"'I know what you mean!' Frère Jean replied. 'That metaphor has been served up from the cloister cooking-pot . . . For in my days, whenever the monastic fathers got up for their mattins (morning prayers), they, following a certain ancient practice – cabbalistic: not written but passed down from hand to hand – performed certain noteworthy preliminaries before going into church: they shat in their shitteries, pissed in their pisseries, spat in the spitteries, melodiously hacked in the hackeries and raved in the raveries, so as to bring nothing impure into divine service. Which done, they would devoutly proceed to the Saint Chapelle (for that was the name for the monastery's kitchen in their enigmatic jargon) and there devoutly urge that the beef for the breakfast of Our Lord's monastic brethren be put then and there on the fire. 
 Often they lit the fire under the pot themselves.

I repeat: "Often they lit the fire under the pot themselves." 

The real Sainte Chapelle in Paris

Traveling through the Underworld on their way to the oracle of the bottle, the High Priestess Bacbuc takes our heroes to a Temple at the center of which is a most marvelous fountain. The waters of this fountain taste like whatever wine the drinkers choose. After quenching their thirst, Bacbuc asks them what they think. Unsatisfied with their answers, she determines that their palates need cleaning:

And so there were brought in lovely, fat, happy hams, lovely, fat, happy smoked ox-tongues, lovely tasty, salted meats . . . and other such chimney-sweepers of the gullet. At her command we ate until we had to admit that our stomachs had been well and truly scoured clean by a thirst which had quite dreadfully plagued us. 

Bacbuc then improvises on the story of Moses providing manna from Heaven when the Israelites were wandering in the desert, as told in Exodus. Only this manna, as Bacbuc tells it, similar to the waters of the fountain, tastes like whatever food you want. She takes them back to the fountain: "Bring your mind to it and drink!"

The waters of the fountain seem to have a life-giving quality to them. The fountain's form, as described, seems prophetic of a life replicating molecule discovered in the 19th century and decoded by Science in the 20th century.

"The outflowing water gushed from that fountain through three pipes and channels made of fine pearls and sited at the apex of three equilateral angles at the tip of the fountain as described above. Those channels projected in the shape of a double helix."

The big discovery/decoding of the life transmitting DNA molecule is its double helix structure. This begat the new science of molecular biology. The monumental importance of this to human progress doesn't need to be said and is yet to be fully known; you could call it a giant discovery. I don't know if these Sherlock Homes-like, scientific sleuths, James Watson and Francis Crick, the double helix DNA model formulators, were pantagruelions, but they tapped into something.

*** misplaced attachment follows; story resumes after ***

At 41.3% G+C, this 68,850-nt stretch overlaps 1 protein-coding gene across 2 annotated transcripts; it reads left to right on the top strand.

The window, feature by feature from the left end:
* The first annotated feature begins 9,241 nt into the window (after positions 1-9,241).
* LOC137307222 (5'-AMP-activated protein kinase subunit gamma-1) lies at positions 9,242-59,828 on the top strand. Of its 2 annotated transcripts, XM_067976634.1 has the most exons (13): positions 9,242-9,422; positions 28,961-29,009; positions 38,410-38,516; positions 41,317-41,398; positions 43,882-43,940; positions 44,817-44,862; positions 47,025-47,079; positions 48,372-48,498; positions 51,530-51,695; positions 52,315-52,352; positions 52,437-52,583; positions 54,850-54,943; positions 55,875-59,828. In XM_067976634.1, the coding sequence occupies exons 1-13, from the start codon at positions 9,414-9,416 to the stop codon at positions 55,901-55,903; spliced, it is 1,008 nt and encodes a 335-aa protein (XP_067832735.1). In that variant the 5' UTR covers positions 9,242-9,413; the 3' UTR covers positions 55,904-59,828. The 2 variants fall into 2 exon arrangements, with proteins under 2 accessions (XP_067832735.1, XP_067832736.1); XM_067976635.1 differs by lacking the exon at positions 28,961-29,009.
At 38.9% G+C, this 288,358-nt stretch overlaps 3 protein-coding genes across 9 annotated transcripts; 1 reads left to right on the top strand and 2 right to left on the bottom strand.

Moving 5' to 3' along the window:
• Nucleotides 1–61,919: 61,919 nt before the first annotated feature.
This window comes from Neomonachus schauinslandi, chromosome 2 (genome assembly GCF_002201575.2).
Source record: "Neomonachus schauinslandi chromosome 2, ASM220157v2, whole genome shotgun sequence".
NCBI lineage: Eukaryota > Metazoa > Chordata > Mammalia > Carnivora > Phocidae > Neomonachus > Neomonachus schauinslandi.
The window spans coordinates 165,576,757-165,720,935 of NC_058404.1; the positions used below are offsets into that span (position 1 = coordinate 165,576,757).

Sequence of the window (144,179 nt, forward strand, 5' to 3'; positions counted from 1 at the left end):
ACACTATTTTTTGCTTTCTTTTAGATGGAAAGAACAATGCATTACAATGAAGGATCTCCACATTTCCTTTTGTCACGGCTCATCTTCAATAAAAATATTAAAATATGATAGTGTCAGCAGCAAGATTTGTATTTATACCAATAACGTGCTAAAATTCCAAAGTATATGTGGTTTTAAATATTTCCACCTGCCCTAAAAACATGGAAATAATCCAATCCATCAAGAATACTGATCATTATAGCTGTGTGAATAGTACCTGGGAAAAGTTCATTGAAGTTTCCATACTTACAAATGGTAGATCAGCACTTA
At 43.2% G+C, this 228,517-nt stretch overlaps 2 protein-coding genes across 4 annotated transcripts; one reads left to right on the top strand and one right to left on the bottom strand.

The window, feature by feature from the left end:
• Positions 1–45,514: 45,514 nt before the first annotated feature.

Bacbuc, the High Priestess, explains how the double helix form affects the fountain's water:

" . . . it is entirely via the form of that twin spiral which you can see, together with that five-fold fleuron (flower shaped) which vibrates with each internal impulse – as in the case of the vena cava where it enters the right ventricle of the heart – that the waters of this holy fountain filter out, producing a harmony such that it rises to the surface of the sea in your world."


Writing at a time when expressing the wrong thing could easily get you killed or locked up, Rabelais managed to engage in a very broad range of social, political, and ecclesiastical satire and have his audience, including the Establishment, clamoring for more. He took his humor-laced criticism right to the edge and reeled it back. The edition I have shows the revisions he made from the first edition in 1532 to the second, definitive edition published in 1542. He expanded many of the passages, but also changed things, adding ambiguity, to avoid upsetting certain Authorities when the satire got a little too direct.

Rabelais always operates within the mystical dimension of Christianity. He brings in pagan and hermetic wisdom to expand the Judeo-Christian framework from within. For instance, calling KNOW THYSELF (caps in the book) the "Law of Moses" given to the Jews. The very next sentence explains that this law appeared on the temple of Apollo at Delphi. Rabelais seems receptive to the wisdom and understanding at the core of all doctrines. Like Crowley, he selectively quotes many passages from the Bible to support his points. Other times, he'll modify Biblical phrases in his narrative to suit his purposes. He identifies Pan with Christ. 

His mentor, Erasmus, expressed this blending well:

Sacred scripture is of course the basic authority for everything; yet I sometimes run across ancient sayings or pagan writings – even the poets – so purely and reverently and admirably expressed that I can't help believing that the author's hearts were moved by some divine power. And perhaps the spirit of Christ is more widespread than we understand, and the company of the saints includes many not on our calendar.